It's a port party in South Jersey, and one state leader is sending the invitations.
State Senate President Stephen Sweeney (D., Gloucester) told a room of business leaders and local officials in Voorhees on Friday morning that two port facilities in the works on the Delaware have the potential to invigorate the regional economy - so much so that he envisions a third.
"There's one more that we want to build, down in Salem" County, Sweeney said at a breakfast meeting hosted by the Chamber of Commerce Southern New Jersey focused on transportation and infrastructure, specifically ports.
Sweeney has been a primary proponent of two port facilities being built in Gloucester County: the Port of Paulsboro - a marine terminal being constructed on a former brownfield site with state dollars - and a terminal planned by a firm at the former DuPont Co. Repauno site in nearby Greenwich Township.
"We're going to turn south and look into what we can do down there," he said in an interview, referring to Salem County. Noting proximity to the New Jersey Turnpike and I-295, he said DuPont's facility in Deepwater would be a prime location for a port.
"I would love to see a third port, and I'm going to work very hard to get corporate interest," he said, adding that DuPont had not yet signed on.
DuPont spokeswoman Janet Smith said company officials "haven't really had much in the way of discussions on that."
"We're always looking for ways to use our assets," she said, noting that the area in question is unused land next to the company's Deepwater chemical plant. "We don't really know if this particular idea of Sen. Sweeney's is one that is viable, but it's certainly one that we'd be very happy to discuss with him."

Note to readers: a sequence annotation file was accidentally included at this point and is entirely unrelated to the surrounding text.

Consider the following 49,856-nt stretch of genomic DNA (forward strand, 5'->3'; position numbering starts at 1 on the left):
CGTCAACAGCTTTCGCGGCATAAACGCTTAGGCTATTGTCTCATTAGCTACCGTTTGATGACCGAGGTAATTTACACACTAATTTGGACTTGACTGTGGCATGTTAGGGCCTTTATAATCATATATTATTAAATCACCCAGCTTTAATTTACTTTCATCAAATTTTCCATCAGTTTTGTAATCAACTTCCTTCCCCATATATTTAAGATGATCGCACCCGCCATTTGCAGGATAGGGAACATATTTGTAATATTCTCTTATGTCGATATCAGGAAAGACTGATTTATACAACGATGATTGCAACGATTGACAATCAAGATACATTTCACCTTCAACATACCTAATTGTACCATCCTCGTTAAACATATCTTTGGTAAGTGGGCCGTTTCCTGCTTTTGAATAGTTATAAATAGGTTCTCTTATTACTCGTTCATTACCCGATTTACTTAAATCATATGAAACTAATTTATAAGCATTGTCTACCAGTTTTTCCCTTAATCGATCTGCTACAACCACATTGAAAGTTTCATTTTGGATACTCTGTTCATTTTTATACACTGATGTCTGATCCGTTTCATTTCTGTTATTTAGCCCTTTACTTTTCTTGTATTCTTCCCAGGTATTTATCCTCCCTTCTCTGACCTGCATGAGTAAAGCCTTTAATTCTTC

The chemical giant in March said it would sell the dormant Repauno site to New York-based Fortress Investment Group, which announced intentions to create a port facility. Smith said Friday that DuPont hoped to close on that sale in 2016.
Kevin Castagnola, executive director and CEO of the South Jersey Port Corp. (SJPC), told the meeting in Voorhees that business on the river has continued to improve since the recession. Last year, he said, the state agency saw its "largest year ever" in terms of importing steel.
"This year is on pace to break last year's record," he said, citing that progress to say that "good things are happening with the economy."
The SJPC oversees several ports - including a shallow one in Salem City - handling steel products, cocoa beans, and other products. The corporation is working with the Gloucester County Improvement Authority to construct the Paulsboro port, a facility that has experienced several delays and that is expected to open next year.
Last year, Holt Logistics agreed to partner to operate the Paulsboro port.
Sweeney said at the event that the new ports have the ability to create thousands of well-paid jobs. "Things are looking up . . . for us in southern New Jersey," he said.
While Sweeney said Holt would be a good partner for a Deepwater site, Thomas Holt Jr. of Holt said the company had engaged only in preliminary talks about that prospect.
"We'll certainly be talking to the Senate president about it," Holt added.
The panel at the event noted the depleted condition of New Jersey's Transportation Trust Fund and stressed the need for rail infrastructure improvements, acknowledging rail's importance to ports.